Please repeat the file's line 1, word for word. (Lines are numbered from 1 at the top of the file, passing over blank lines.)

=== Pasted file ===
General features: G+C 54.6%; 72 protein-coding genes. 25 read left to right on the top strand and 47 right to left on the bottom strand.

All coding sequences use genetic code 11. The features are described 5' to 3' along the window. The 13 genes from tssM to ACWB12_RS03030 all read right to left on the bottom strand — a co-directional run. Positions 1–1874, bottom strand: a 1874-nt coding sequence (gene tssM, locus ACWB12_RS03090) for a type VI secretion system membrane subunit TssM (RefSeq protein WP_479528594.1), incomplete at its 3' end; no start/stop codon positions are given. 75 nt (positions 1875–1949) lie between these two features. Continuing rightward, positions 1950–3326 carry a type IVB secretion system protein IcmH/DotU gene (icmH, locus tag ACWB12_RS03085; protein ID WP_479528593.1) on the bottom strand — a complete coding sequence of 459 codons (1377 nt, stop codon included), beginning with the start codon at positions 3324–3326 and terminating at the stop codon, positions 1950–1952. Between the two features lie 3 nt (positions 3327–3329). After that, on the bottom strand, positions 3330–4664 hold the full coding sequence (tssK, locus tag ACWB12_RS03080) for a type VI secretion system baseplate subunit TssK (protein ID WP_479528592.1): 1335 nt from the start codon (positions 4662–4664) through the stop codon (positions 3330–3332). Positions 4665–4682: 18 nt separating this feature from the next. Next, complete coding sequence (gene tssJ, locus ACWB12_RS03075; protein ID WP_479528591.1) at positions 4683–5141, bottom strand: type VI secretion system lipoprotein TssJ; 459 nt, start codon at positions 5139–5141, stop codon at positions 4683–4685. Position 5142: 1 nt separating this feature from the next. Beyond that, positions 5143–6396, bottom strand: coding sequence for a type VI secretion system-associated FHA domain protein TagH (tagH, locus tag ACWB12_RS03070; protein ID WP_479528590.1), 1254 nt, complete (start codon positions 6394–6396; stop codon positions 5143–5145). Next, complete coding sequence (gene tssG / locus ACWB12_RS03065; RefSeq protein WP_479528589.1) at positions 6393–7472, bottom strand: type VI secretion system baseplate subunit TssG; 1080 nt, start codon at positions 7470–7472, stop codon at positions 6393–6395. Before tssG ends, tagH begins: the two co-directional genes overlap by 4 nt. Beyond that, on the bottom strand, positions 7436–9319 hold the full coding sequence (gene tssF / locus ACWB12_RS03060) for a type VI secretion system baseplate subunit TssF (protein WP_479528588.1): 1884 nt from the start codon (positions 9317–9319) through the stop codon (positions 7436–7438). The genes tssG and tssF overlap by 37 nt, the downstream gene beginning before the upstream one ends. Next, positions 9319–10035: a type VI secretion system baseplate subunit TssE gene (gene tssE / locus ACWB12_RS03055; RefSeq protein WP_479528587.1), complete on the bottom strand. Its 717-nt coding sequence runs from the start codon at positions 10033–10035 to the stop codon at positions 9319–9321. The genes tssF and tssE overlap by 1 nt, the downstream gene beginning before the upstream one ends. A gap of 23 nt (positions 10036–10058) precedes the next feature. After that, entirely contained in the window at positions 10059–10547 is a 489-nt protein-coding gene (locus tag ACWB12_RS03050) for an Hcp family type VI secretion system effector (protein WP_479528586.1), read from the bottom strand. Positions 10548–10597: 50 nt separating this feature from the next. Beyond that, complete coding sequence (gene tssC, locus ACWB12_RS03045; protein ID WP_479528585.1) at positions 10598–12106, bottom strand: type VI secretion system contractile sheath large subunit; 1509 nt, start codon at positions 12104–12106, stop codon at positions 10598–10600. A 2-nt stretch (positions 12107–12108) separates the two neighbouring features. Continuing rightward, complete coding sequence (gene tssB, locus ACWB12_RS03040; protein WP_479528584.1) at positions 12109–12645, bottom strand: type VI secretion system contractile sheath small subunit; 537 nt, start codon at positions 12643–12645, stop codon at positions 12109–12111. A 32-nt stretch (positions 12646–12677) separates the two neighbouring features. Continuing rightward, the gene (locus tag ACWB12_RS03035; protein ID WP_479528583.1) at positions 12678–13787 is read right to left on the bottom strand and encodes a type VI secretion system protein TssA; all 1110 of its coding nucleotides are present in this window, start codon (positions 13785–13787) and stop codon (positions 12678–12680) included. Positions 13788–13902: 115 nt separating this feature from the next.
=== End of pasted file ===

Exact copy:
General features: G+C 54.6%; 72 protein-coding genes. 25 read left to right on the top strand and 47 right to left on the bottom strand.